Business Intelligence: When Case Studies Are Not

June 25, 2020

A case study in the good old days was a little soft, a little firm, and a lot mushy. The precise definition of a case study is “it depends.” The problem is that case studies are often not easily duplicated. The data collection methods vary because many organizations do not keep data or, if kept, do not maintain data in a consistent manner. There’s a bright young sprout who wants data in a format unintelligible to other people and maybe systems.

Other minor potholes wander through thickets of subjectivity and into the mysterious world of sparse data. Ever heard, “Well, we don’t have that data, but we can take the inverse of these data and use them.”

The silly idea of answer who, what, why, where, where, and how are often discarded because the information is not available, secret, or just too much work. Just because you know. Meetings.

I thought about the murky world of case studies when I read “5 Valuable Business Intelligence Use Cases for Organizations.” First, there is the word “valuable.” Second, there is the phrase “business intelligence.” Third, there is the jargon “use cases.” Examples is a useful word. Why not employ it?

What caught my attention was that the examples illustrate the type of effort a group of volunteers make when no one wants to work very hard. You may have participated in filling a food basket with canned goods which few would actually consume.

Let’s look at one “use case,” and I will leave it to you to dig through the other four.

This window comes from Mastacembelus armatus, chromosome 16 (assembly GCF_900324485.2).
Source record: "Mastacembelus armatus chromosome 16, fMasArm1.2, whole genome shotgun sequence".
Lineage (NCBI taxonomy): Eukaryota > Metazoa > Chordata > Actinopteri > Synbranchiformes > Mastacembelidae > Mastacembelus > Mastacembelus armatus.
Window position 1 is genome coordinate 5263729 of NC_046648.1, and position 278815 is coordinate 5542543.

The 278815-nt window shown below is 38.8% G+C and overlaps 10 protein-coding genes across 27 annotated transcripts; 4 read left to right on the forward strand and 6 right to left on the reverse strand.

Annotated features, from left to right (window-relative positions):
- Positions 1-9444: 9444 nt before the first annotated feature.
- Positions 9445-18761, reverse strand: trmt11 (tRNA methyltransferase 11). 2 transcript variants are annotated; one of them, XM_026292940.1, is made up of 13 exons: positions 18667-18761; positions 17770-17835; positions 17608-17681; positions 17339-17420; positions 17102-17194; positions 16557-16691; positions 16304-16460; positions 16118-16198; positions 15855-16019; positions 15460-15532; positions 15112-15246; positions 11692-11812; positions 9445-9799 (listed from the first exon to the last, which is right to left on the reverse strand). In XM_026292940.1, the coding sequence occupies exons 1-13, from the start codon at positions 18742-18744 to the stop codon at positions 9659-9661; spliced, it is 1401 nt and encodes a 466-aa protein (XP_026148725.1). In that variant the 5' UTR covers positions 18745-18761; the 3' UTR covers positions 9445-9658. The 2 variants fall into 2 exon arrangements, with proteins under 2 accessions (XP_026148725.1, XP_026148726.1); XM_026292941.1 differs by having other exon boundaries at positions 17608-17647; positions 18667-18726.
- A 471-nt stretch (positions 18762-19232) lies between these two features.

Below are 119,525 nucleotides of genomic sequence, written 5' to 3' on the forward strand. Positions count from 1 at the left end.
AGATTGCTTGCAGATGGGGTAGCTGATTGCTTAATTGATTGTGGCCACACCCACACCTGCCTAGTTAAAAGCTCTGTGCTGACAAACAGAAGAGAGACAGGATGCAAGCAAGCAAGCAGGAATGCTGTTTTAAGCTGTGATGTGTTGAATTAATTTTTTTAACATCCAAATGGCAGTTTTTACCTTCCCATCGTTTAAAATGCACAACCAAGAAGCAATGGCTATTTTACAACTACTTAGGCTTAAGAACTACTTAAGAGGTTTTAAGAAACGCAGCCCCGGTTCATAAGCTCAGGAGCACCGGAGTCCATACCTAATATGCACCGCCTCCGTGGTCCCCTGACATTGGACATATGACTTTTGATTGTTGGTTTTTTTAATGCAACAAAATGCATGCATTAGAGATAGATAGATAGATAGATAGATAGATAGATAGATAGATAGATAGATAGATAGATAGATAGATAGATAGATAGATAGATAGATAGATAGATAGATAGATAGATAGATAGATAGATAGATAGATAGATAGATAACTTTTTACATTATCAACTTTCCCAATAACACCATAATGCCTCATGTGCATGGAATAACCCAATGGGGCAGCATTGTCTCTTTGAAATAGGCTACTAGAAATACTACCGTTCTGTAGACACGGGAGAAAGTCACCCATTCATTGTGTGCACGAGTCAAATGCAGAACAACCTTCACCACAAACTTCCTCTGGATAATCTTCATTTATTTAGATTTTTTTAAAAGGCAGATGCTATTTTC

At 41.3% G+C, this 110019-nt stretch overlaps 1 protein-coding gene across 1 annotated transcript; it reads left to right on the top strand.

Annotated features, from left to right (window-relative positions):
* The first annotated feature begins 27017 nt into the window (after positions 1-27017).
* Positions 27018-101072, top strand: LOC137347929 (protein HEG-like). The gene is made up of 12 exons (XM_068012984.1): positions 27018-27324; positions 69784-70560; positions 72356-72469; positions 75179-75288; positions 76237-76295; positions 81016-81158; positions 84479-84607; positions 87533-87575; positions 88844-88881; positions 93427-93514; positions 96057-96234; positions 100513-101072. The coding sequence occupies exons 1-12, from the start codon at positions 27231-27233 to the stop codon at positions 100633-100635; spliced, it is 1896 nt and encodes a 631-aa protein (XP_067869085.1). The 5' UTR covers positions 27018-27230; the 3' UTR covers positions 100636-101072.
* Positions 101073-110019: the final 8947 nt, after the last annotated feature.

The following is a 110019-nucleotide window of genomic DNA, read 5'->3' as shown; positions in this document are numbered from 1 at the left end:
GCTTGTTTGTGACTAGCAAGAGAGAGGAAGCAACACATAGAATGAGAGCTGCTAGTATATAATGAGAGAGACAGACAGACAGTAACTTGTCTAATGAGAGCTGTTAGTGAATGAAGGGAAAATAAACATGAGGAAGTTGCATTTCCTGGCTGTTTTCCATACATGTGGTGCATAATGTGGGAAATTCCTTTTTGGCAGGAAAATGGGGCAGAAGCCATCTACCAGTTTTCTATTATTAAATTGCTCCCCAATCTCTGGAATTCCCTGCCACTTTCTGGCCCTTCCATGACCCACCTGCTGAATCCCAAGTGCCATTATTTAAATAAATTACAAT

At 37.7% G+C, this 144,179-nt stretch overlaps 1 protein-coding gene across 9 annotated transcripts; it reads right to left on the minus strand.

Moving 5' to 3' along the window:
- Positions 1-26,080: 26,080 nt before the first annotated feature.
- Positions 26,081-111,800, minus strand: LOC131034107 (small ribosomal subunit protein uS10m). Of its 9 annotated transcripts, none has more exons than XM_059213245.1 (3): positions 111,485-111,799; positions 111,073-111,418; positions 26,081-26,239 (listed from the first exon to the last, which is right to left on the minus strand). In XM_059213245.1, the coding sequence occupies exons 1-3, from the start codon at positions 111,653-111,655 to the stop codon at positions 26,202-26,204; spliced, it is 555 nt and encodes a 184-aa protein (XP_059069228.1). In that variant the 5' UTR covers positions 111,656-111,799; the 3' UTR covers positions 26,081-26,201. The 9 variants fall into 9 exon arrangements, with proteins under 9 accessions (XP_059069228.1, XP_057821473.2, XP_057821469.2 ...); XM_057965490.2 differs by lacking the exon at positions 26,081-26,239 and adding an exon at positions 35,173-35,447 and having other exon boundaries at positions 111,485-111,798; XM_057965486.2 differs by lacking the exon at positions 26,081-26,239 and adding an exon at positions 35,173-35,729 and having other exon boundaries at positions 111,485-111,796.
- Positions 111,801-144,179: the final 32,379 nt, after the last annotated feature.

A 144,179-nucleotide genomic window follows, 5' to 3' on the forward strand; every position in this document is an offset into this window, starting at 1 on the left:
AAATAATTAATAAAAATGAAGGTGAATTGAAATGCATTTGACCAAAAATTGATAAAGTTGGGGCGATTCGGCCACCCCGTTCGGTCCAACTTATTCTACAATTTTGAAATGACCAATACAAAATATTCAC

Use case number 2 explains how business intelligence can speed up and make better decision making manifest themselves. Okay, we have this pandemic thing. We have a bit of a financial downturn. We have the disruption of supply chains. We have the work from home method. We have Zoom solutions to knit together humans who like to hang out in break rooms and share gossip.

The fix is to use business intelligence to bring

together data mining, data analysis and data visualization to give executives and other business users a comprehensive view of enterprise data, which they can then use to make business decisions in a more informed way.

Now what do these terms mean? Data mining, data analysis, and data visualization. Where to the data come from? Are the data valid? Are the data comprehensive?

The “evidence” in the example is a survey conducted in a sample of an unknown number. The sample which may or may not be representative reports that “reliable data” is a hurdle. No kidding.

The case explains that the shift to real time data is important. Plus real time data piped into predictive analytics allows “fast action.”

The conclusion: Instantaneous decisions are possible.

Net net: The write up is a fluffy promotion of a nebulous concept. Use case my foot! I made an instant decision. Business intelligence like knowledge management and content management is a confection.

That’s why crazy “use case” explanations are needed. The other four examples in the article? Similar. Disconnected. A food basket filled with stuff no one will consume.

Stephen E Arnold, June 25, 2020


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